The afternoon keynote was followed by presentations by four researchers who are currently working on JST-funded projects. Professor Akazawa Chihiro, Tokyo Medical and Dental University talked about the production of cultured meat using organoids made from stem cells. Organoids can be thought of as artificial body tissues that reconstruct multiple cells to mimic organs. Prof. Akazawa and his team aim to establish a technology that can differentiate these organoids in various ways, and selectively and continuously produce specific meat parts like lean red meat or marbled fat (to create high-end “shimofuri” meat).
Prof. Shimizu Tatsuya at Tokyo Women's Medical University explained his research on “culture medium,” which is indispensable for producing cultured meat. Many components of the culture solution are derived from plants and fermented products. As a result, their production is as susceptible to climate and environmental change as livestock. Prof. Shimizu and his colleagues want to use algae for cell culture because of its similarity to plants. Experiments have confirmed that animal cells can use algae extract to grow. In the future, they plan to pursue multiple studies for the practical application of this production system, including the search for optimal culture conditions.
“For lab-grown meat to be accepted by society, it’s really important to create cultured meat with real muscle morphology, color, and function,” said Prof. Takeuchi Shoji from the University of Tokyo. He said that it is already possible to grow—into a thickness of one centimeter or so—tissues with a fibrous structure similar to real muscle. In the future, his team plans to improve the tissue so that it can support ingredients for blood that give meat its red color, or to mature its tissue so that it will respond to electrical stimuli. The team’s ultimate goal is to create a steak-shaped piece of meat in line with what everyone pictures when they think of steak.
Prof. Matsuzaki Michiya of Osaka University is conducting research on automatic production technology for cultured meat. He stressed that “When considering the marketing of cultured meat, it is important to have a system that guarantees stable, hygienic production.” Prof. Matsuzaki is trying to artificially create cell tissue using an inkjet printer. Specifically, his team is attempting to reproduce the laminate structure found in actual muscles and blood vessels by repetitively discharging cells with processed surfaces.
What’s Needed to Bring Cultured Meat to the World
In a panel discussion following the presentations, moderator Prof. Kinooka Masahiro of Osaka University and five panelists gathered upfront. At the beginning, Prof. Kinooka asked panelists how to go about bringing cultured meat to the real world in a big way: “Currently, there is no custom to eat meat grown in the lab─What can we do to spark interest in actually consuming cultured meat?”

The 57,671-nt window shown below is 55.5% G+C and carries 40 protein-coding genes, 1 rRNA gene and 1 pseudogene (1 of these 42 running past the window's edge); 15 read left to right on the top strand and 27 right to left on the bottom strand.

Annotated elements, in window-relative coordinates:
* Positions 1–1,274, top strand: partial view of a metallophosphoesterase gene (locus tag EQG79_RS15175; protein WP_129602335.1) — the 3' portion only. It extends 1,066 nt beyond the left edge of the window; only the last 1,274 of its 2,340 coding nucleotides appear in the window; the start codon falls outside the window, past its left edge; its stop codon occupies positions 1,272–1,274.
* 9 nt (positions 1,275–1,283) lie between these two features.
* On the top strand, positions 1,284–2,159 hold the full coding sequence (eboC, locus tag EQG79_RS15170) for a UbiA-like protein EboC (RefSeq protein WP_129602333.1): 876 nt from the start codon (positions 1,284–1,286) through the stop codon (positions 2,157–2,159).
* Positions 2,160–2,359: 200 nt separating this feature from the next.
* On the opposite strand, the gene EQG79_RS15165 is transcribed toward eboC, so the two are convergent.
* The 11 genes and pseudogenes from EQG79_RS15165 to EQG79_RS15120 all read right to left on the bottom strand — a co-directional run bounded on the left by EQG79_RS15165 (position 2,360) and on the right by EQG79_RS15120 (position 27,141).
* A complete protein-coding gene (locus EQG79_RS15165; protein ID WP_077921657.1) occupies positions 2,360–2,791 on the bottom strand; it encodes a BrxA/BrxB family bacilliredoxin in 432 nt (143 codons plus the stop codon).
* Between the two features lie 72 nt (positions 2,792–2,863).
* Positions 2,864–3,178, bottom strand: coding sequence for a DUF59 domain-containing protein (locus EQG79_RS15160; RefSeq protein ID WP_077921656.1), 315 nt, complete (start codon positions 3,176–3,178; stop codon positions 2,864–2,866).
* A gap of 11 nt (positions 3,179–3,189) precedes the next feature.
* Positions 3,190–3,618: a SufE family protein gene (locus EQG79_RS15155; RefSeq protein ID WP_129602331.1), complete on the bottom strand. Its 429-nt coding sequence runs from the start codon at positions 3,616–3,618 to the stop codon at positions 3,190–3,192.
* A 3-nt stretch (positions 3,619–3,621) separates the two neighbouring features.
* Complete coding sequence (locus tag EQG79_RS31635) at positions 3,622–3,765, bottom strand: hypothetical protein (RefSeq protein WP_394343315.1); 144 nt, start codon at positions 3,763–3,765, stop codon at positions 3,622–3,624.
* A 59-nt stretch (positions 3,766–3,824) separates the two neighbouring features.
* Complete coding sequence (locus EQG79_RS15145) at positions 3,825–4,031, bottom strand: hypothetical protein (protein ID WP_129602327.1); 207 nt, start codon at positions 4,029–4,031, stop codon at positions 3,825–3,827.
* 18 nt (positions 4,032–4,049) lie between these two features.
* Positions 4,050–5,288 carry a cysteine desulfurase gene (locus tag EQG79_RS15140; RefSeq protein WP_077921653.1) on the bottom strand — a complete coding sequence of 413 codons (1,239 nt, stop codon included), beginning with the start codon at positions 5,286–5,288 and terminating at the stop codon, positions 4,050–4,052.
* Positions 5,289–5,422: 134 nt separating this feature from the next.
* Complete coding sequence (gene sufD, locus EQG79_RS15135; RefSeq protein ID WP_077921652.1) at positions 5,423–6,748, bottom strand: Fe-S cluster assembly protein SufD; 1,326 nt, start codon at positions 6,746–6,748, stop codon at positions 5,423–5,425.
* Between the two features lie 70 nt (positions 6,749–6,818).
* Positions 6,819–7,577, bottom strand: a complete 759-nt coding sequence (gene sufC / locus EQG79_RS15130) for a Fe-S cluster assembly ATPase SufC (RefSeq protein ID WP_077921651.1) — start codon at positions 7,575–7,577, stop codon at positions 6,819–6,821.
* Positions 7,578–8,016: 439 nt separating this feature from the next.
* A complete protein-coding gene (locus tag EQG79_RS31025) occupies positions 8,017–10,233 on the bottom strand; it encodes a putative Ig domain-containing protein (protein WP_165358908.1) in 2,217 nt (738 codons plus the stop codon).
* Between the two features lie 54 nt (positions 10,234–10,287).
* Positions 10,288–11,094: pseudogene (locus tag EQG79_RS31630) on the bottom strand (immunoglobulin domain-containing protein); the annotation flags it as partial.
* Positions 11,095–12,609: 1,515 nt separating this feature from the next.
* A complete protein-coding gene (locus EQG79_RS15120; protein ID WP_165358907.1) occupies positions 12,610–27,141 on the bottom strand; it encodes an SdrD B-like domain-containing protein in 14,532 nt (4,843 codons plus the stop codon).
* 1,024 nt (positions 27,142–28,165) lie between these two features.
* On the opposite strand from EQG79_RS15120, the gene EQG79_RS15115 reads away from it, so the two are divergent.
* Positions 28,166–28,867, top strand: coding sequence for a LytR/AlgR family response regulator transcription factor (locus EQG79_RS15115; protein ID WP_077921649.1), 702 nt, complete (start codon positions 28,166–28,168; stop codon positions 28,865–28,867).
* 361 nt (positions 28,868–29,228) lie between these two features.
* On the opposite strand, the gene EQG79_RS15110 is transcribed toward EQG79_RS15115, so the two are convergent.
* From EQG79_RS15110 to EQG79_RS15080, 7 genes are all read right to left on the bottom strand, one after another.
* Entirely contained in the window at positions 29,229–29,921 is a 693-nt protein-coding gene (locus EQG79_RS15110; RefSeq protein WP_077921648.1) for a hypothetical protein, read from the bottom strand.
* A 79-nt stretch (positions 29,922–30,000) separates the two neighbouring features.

Dr. Igarashi Keisuke, President of the Cellular Agriculture Institute of the Commons, emphasized the importance of education and human resource development: “In order for people to decide whether they are actually okay with eating cultured meat, they need to understand the technology behind it─under what kind of technology the meat was made.” He mentioned the possibility of using lab-grown meat as a school discussion topic in food education.
Mr. Komasa Mizuki, who also appeared in the morning session, predicted that, from an investor's perspective, “consumption will actually be bolstered by strong consumer needs.” He pointed out that “the desire to eat cultured meat may well surpass any negative feelings people have about it.” He reminded everyone that meat consumption is still a large component of food culture in Japan.
Mr. Tanaka Hirotaka, representative from Smart Kitchen Summit Japan, discussed the need for a two-pronged approach, based on food culture and our environment. “Reasons for eating food are now being tied to happy lives and connection among people.” He pointed out that we need to account for that human drive to seek variety in food.
From an industrial point of view, Mr. Nakamura Futoshi of Nissin Foods Holdings Co. warned that “it is not desirable for livestock farmers and people involved in meat production to compete with cultured meat. It is necessary to create new business through cooperation.”
Referring to a consumer survey, Prof. Hibino Aiko, specializing in sociology at Hirosaki University, pointed out that “people who connected this new technology to science fiction responded favorably to cultured meat.” She added, “even if they hadn't seen such meat before, respondents thought about trying cultured meat if it were presented to them in a familiar manner.” With that in mind, she concluded that “meeting the needs of smaller groups would be a good first step in spreading the word about cultured meat.”
After the interview, I felt again that the study of cultured meat was extremely interdisciplinary. Knowledge of basic biology such as cell culture is essential to develop this technology. An engineering perspective is indispensable for mass-producing safe products affordably. And in order to establish a distribution network and a connection to consumers, expertise in sociology and the humanities is required. Although a research system that integrates this wide range of fields has only just begun to come together, I want to keep an eye on the future results and see how people end up taking to cultured meat.